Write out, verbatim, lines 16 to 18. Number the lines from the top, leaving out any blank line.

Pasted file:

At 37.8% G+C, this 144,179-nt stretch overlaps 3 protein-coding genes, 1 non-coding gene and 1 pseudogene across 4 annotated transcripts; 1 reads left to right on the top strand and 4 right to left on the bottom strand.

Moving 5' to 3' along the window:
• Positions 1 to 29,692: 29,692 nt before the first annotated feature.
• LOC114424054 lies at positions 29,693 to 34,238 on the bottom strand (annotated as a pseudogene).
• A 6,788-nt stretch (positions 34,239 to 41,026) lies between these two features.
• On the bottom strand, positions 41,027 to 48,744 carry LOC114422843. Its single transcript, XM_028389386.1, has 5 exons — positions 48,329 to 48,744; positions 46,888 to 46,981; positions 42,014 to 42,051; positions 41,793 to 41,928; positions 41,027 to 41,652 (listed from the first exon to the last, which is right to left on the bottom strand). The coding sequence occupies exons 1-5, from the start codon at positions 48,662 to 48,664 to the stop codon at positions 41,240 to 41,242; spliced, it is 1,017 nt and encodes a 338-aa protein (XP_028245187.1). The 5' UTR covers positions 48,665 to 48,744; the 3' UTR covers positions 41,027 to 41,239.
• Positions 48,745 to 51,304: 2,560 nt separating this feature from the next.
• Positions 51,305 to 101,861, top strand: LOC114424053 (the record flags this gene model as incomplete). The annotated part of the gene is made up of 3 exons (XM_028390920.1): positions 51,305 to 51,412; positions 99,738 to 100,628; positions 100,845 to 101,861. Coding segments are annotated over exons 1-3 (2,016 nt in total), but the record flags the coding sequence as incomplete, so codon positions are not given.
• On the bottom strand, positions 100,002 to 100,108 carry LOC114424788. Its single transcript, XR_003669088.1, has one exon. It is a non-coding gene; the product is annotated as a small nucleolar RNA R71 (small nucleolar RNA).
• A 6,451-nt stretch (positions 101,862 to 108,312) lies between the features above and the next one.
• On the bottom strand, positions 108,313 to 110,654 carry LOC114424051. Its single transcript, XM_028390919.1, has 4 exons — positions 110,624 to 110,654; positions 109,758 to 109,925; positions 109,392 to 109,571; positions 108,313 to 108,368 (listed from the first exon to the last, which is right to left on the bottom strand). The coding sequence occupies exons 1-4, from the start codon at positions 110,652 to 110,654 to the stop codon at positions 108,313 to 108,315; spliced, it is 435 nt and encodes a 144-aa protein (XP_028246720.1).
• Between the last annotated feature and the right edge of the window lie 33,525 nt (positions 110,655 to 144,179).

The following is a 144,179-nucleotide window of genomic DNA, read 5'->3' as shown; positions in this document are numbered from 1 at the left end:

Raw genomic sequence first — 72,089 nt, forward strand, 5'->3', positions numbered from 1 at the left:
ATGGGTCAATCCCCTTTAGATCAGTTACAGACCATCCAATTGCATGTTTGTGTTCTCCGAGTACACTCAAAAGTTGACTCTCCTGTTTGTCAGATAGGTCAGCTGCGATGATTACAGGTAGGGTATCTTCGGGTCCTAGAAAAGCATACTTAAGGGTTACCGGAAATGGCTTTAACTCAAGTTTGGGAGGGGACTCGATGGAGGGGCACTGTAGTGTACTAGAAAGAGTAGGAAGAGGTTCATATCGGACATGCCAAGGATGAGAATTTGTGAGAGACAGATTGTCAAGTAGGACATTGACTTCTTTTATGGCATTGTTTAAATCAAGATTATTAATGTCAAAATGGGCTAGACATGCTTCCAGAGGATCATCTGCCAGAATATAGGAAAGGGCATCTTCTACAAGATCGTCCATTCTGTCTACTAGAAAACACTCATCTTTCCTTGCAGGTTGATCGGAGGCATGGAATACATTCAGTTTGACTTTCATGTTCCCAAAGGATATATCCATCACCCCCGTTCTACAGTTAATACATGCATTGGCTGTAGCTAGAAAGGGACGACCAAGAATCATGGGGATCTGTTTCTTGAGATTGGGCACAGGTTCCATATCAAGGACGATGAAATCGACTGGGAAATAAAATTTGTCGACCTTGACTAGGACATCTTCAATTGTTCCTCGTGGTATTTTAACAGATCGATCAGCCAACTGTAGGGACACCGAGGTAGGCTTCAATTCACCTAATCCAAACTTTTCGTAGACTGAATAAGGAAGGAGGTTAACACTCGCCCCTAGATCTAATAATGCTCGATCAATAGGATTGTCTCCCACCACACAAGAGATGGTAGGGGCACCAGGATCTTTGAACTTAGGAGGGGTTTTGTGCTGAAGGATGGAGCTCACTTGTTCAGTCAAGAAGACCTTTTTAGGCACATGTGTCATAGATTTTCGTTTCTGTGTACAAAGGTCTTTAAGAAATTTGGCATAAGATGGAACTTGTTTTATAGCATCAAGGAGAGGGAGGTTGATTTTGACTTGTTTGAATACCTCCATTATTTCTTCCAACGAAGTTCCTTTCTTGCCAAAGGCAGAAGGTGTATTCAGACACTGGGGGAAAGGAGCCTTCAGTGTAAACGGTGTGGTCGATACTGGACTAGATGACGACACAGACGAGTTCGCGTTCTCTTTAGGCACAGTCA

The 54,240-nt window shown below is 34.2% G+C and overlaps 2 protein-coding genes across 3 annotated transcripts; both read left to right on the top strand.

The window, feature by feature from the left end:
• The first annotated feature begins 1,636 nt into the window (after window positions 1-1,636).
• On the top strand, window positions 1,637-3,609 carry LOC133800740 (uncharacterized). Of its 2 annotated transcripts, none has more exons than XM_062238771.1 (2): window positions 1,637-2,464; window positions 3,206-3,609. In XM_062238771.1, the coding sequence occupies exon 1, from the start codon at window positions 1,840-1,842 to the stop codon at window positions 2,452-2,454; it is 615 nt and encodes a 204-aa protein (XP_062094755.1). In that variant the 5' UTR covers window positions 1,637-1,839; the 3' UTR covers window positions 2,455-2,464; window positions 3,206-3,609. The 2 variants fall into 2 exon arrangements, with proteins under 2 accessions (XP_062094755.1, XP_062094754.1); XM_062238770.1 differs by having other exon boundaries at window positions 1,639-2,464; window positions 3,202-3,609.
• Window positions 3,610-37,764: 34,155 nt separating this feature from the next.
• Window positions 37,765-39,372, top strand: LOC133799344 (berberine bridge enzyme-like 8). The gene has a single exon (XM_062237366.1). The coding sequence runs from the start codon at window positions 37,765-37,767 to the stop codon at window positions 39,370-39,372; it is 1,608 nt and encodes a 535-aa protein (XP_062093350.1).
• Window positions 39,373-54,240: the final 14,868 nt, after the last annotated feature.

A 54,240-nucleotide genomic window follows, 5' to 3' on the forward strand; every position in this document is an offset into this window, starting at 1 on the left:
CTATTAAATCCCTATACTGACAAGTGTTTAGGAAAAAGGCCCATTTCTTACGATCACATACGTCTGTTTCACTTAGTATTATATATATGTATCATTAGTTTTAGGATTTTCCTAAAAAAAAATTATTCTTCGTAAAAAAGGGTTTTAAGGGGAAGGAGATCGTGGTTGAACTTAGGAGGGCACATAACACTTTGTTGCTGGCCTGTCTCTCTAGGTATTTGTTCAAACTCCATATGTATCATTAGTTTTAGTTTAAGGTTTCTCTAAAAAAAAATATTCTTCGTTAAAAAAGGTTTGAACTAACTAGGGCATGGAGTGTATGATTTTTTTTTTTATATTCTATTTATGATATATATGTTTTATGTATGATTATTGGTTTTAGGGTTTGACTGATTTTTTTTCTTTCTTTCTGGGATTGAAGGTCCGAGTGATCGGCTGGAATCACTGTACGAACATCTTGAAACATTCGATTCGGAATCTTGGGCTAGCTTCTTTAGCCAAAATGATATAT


The 54,240-nt window shown below is 34.2% G+C and overlaps 2 protein-coding genes across 3 annotated transcripts; both read left to right on the top strand.

The window, feature by feature from the left end:
• The first annotated feature begins 1,636 nt into the window (after window positions 1-1,636).